#ItalianFlavors :: The Broccoletti Meditation (with recipe)

Broccoletti ©OrsolaCirielloKogan

Broccoletti ©OrsolaCirielloKogan

This year I chose to keep my new year resolutions as basic as possible: rise early, meditate and eat healthy(ish). Hoping to be persistent and thinking that I could always add up to the list 😎

Best tip? “Start easy. I’ve learned to put my lofty goals aside and start with the easy-peasy” ~Christian Allaire

[1] Rising early? It’s doable. [2] Eating healthy(ish)? So far so good. [3] Being consistent with meditation? Oops. 😳

While ruminating about it, I remembered of a big bag of broccoletti (broccoli rabe) bought in the morning at the local farmer market and in waiting to be trimmed.

Broccoletti + meditation? I decided to give it a try during the prepping chore… OM!
It actually worked and it’s not that unusual to looking at cooking as a meditation practice.

“Cooking it’s something that one does. It’s not a consideration of an action. It’s not a thought about a result. It’s doing in the here and now” ~Greg Stegeman

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Broccoli rabe are sold under a variety of names, including broccoli raab, rapini, bitter broccoli, turnip broccoli. In Italy we call it broccoli di rapa o cime di rapa (which means “turnip tops”).
To ensure freshness you’ll need to go to farmers markets, or specialty stores to find it. Look for bunches with large, dark green leaves (no yellowing).

Once cooked there is something sexy about them.
In the middle of each bunch, protected by some bitterly delicious green leaves, lays a mini bouquet of tender florets, with its mellow sweetish bite. And please don’t over cook it!

When in season here is my family favorite fast lunch recipe: Spaghetti e friarielli (spaghetti with stir fried broccoli rabe, topped with some grated ricotta salata), a cornerstone of Neapolitan cooking.

A Tavola con Appetibilis :: Spaghetti and Broccoletti

  • Servings: 4
  • Difficulty: easy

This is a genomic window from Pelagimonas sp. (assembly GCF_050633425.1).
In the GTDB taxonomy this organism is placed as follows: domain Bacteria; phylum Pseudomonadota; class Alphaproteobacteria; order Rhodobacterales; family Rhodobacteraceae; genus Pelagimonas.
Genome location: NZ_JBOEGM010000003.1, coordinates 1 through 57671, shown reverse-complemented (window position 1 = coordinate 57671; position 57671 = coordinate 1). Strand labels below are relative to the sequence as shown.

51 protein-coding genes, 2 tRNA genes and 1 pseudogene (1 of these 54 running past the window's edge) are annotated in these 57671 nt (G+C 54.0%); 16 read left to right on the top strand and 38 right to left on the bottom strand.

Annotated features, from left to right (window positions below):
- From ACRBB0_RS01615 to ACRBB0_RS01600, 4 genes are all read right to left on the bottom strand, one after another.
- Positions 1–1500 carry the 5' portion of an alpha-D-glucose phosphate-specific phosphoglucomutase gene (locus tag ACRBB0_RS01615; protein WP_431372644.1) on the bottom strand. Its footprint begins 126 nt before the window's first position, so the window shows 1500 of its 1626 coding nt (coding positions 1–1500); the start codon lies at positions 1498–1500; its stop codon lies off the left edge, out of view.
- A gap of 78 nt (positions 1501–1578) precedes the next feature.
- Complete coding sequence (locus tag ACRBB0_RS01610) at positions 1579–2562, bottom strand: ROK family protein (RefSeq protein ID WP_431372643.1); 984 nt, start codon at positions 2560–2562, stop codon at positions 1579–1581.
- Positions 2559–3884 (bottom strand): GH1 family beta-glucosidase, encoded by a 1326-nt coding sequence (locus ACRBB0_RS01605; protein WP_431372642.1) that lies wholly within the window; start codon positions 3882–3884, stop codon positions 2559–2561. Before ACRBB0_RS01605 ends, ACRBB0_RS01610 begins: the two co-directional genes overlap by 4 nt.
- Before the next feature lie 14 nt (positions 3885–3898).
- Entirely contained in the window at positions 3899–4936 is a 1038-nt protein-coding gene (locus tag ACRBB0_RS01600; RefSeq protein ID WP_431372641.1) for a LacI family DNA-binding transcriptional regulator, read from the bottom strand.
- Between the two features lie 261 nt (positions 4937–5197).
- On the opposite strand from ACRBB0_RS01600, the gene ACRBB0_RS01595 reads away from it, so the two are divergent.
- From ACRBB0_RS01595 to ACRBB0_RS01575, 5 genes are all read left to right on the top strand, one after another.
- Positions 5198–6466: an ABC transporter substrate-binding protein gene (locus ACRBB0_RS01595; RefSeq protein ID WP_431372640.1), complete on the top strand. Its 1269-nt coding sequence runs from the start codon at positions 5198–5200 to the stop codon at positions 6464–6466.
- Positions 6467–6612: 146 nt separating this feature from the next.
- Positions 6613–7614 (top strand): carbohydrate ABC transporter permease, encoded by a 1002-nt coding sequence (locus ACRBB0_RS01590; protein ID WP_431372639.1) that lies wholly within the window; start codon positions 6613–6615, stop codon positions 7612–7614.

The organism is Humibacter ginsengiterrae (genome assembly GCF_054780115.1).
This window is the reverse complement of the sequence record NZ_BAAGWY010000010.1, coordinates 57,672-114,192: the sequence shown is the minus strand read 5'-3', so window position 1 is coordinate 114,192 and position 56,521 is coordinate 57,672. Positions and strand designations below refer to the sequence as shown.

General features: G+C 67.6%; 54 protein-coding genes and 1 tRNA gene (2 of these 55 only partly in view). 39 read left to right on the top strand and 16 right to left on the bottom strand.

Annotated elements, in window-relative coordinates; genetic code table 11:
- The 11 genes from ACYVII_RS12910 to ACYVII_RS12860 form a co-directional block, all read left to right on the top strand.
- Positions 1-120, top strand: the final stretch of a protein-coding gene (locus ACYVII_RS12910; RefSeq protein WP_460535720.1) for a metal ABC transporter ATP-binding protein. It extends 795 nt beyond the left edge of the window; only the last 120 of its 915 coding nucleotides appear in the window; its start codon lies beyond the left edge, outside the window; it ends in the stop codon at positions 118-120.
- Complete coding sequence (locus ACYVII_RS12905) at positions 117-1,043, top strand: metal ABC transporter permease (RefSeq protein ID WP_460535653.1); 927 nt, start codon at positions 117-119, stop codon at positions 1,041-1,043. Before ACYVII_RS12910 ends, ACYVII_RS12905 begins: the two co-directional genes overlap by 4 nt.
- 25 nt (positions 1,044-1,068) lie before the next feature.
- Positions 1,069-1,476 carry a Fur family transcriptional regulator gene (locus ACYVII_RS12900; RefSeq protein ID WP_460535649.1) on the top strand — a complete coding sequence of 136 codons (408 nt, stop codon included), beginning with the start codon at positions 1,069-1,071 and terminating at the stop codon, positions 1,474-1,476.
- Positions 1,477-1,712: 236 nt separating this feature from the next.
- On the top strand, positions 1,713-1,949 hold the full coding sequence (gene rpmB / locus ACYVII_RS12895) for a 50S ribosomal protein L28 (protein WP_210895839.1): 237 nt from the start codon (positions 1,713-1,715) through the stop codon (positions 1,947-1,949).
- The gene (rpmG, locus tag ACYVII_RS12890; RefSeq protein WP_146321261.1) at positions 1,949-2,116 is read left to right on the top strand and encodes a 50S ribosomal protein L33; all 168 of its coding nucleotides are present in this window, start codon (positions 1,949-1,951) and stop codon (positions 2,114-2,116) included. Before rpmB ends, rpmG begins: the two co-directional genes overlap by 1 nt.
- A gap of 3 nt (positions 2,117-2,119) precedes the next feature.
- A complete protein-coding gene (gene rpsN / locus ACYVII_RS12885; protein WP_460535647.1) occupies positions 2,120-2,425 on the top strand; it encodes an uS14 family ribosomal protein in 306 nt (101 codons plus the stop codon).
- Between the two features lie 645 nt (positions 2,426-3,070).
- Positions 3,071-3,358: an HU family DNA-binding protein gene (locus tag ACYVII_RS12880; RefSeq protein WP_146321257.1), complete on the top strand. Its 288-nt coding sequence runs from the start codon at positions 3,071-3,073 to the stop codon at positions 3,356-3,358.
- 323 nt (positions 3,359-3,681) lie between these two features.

• Print

350 g Spaghetti (in my case are GF)
700 g Broccoletti (roughly 2 bunches of broccoli rabe to be trimmed)
1 clove of Garlic (peeled and lightly crushed)
40 mL Organic Unrefined Sunflower oil
1 Tbsp Coarse sea salt (this one goes into water to cook pasta)
Fine sea salt and black pepper to taste (preferably freshly ground)
Aged Ricotta (a salty ricotta aged about 60 days to be grated on pasta at serving time)

Special note: How to trim broccoli rabe
Trimming it’s a rather easy task, (the stalks, leaves, and blossoms of the plant are all edible). In the “interesting links” section below there is a post where they got it covered.

Cooking time

In a shallow frying pan heat some of the oil, add the garlic and let it sit to color. Add the broccoletti, 1/2 cup of water (around 125 mL), cover with a lid and allow to cook for about 15 minutes, turning frequently.

In the meantime. In a large pot, bring water to a rolling boil, add the coarse salt, drop the spaghetti and cook it according to package directions.
(Note: please keep it al dente).

Back to our broccoletti. Once the water is gone, remove the lid, check the tenderness of the veggies, season to taste. Keep it stand by for sauteing with pasta.

Drain the spaghetti and transfer them in the fraying pan. If needed, add some more oil and/or cooking water, stir to combine. Season to taste, top with ricotta and serve.
(Note: please save about a glass of cooking water just in case you may need it for sauteing)

Bon Appetibilis!

❗ Here some interesting links to just home in on what you see, hear, smell, and feel:
~ How to prep “broccoletti”
~ How to Cook Pasta Perfectly (Because You’re Probably Doing It Wrong)
~ How To Cook Gluten-Free Pasta the Right Way
15 ways for a quick and easy meditation practise
How to Begin Mindful Housekeeping
~ How I Conquered the Kitchen and Finally Started Cooking for Myself

Broccoletti ©OrsolaCirielloKogan

Broccoletti ©OrsolaCirielloKogan

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